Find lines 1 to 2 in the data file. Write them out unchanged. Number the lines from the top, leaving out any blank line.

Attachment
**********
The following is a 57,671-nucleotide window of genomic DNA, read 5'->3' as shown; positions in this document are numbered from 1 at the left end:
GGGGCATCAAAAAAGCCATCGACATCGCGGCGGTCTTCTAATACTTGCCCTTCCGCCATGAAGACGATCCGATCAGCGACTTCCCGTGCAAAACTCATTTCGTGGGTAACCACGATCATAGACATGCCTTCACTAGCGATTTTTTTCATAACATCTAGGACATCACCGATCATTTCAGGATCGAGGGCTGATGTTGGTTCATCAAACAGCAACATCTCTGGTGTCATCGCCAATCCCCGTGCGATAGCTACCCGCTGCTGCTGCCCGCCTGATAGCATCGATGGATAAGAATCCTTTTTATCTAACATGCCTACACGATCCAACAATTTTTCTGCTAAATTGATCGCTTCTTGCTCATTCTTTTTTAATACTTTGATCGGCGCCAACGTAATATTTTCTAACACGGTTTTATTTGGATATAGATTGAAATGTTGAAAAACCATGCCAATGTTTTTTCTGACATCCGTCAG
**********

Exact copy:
The following is a 57,671-nucleotide window of genomic DNA, read 5'->3' as shown; positions in this document are numbered from 1 at the left end:
GGGGCATCAAAAAAGCCATCGACATCGCGGCGGTCTTCTAATACTTGCCCTTCCGCCATGAAGACGATCCGATCAGCGACTTCCCGTGCAAAACTCATTTCGTGGGTAACCACGATCATAGACATGCCTTCACTAGCGATTTTTTTCATAACATCTAGGACATCACCGATCATTTCAGGATCGAGGGCTGATGTTGGTTCATCAAACAGCAACATCTCTGGTGTCATCGCCAATCCCCGTGCGATAGCTACCCGCTGCTGCTGCCCGCCTGATAGCATCGATGGATAAGAATCCTTTTTATCTAACATGCCTACACGATCCAACAATTTTTCTGCTAAATTGATCGCTTCTTGCTCATTCTTTTTTAATACTTTGATCGGCGCCAACGTAATATTTTCTAACACGGTTTTATTTGGATATAGATTGAAATGTTGAAAAACCATGCCAATGTTTTTTCTGACATCCGTCAG